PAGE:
It would take a lot to equal the PR humiliation suffered by Zurich boutique Tres Pommes when Oprah Winfrey asked to see a handbag and was refused by a clerk who said she couldn’t afford it. However, Barney’s may find itself in the running; the luxury Manhattan retail store recently suffered two embarrassing moments that could impact a big celebrity tie-in with rapper Jay-Z.

Trayon Christian, 19, said he was stopped by police after buying a $300 Ferragamo belt from Barney’s flagship store on Madison Avenue. Kayla Phillips, 21, was also questioned by police after purchasing a $2,500 bag. Both are African American.

While the incidents occurred earlier this year, they made the news recently in conjunction with Jay-Z’s November 20 launch of a line of clothing and jewelry in association with Barney’s. The negative publicity triggered a storm of protest and a petition calling for boycotts against Barney’s for racial profiling.

THE PR VERDICT: “D” (PR Problematic) for Barney’s and Jay-Z.

THE PR TAKEAWAY:  In tandem projects, take care as to who says what when. As the negative press hit the media and Jay-Z was called out by fans and fellow musicians alike, Barney’s was the first to respond with a statement of apology and a review of practices. As for Jay-Z, he remained mostly quiet – and got flak for it. “I haven’t made any comments because I am waiting on facts and the outcome of a meeting between community leaders and Barney’s,” he said. Once Barney’s made its first move, Jay-Z might have been wise to jump in with some more supportive PR. After all, one speaker at a time makes good PR sense, but prolonged hesitation only dilutes the final message.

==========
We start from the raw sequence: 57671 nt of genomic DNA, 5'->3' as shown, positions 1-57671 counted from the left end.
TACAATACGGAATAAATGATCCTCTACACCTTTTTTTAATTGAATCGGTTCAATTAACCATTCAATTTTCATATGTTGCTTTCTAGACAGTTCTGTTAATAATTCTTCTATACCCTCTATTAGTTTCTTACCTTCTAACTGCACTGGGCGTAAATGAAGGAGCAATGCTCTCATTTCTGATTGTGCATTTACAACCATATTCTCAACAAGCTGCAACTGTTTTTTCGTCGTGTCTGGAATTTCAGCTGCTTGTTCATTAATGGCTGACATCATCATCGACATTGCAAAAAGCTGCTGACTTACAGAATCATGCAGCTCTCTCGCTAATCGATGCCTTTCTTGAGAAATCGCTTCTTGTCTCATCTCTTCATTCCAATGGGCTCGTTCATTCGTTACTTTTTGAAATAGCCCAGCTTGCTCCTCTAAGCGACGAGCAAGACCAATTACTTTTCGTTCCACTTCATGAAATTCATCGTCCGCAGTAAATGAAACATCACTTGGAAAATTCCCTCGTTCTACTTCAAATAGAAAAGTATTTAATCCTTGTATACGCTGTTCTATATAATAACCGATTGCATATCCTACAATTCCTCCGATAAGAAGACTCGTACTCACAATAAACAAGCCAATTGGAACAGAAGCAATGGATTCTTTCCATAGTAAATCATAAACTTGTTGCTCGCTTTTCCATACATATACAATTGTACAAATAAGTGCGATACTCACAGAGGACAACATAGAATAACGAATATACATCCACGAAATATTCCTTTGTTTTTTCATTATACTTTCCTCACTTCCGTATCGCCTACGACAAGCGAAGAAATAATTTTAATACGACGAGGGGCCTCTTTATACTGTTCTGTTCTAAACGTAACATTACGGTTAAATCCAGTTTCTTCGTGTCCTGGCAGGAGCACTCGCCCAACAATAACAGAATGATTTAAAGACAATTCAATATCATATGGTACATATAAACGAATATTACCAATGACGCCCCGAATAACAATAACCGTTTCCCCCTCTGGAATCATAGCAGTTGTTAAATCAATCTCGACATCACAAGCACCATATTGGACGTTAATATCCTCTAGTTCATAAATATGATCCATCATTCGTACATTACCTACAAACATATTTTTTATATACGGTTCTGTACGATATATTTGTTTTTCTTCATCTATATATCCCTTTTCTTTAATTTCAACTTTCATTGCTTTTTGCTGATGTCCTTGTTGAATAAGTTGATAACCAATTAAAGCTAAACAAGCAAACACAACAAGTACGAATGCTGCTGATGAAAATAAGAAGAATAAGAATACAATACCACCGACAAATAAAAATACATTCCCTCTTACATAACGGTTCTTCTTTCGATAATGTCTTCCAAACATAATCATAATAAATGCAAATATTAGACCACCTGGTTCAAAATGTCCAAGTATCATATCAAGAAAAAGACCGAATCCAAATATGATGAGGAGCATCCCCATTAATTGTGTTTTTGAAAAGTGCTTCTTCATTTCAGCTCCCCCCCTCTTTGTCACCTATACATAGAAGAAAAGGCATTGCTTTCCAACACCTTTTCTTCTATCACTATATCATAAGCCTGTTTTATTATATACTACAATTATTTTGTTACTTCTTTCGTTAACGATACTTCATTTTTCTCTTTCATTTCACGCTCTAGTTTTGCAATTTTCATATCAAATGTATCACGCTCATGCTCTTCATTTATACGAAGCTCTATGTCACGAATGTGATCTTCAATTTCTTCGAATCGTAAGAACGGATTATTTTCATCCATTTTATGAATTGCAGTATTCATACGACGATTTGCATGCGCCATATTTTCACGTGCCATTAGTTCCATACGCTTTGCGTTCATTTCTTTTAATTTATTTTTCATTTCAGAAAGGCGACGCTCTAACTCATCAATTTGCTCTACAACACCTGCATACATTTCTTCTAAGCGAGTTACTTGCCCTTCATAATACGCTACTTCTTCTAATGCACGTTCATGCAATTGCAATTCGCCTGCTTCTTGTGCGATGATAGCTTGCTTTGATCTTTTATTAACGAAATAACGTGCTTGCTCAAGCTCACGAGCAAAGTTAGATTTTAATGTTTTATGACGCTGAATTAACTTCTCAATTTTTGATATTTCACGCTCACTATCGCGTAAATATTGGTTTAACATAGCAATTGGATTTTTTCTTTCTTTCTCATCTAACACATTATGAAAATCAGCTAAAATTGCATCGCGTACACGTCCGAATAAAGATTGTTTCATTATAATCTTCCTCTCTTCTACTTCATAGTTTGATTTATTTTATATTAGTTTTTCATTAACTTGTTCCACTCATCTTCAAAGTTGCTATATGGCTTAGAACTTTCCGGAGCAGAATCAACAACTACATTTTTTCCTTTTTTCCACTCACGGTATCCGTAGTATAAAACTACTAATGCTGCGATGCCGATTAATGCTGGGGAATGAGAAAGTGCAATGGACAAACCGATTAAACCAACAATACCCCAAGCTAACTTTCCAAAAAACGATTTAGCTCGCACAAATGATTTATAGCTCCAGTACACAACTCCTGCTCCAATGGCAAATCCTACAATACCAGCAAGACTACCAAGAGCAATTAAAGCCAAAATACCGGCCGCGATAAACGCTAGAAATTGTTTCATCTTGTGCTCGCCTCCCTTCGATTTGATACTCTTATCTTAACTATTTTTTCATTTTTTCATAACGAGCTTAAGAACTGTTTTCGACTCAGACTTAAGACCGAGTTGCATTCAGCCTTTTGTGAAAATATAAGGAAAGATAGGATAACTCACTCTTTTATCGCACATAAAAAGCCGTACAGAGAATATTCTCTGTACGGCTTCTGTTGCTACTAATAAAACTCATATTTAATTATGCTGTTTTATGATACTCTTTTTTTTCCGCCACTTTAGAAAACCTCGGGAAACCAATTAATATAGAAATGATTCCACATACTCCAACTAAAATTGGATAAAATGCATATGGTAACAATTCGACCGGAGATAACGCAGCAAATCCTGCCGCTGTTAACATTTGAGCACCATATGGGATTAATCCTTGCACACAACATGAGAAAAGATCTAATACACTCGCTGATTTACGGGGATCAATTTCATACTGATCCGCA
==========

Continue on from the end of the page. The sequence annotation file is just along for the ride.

The PRV Report Card: This Week’s Winners & Losers

 The PRV Report Card: This Week’s Winners & LosersPR WINNER OF THE WEEK: “A” (PR PERFECT) to the Seattle Police Department for their amusing and effective method of policing the first Hempfest since Washington state legalized the possession of small amounts of marijuana for personal use. In a brilliant move, the new law’s “do’s and don’ts” were printed on the backs of small Doritos bags and doled out to revelers by the boys and girls in blue. Brilliant because, you know, Hempfesters would inevitably get the munchies at some point, but also because it’s refreshing to see the police department take the role of community guardian and educator instead of adopting the typical “us vs them” mentality that so many urban forces exhibit these days. This was one time a bunch of potheads were stoked to see the fuzz.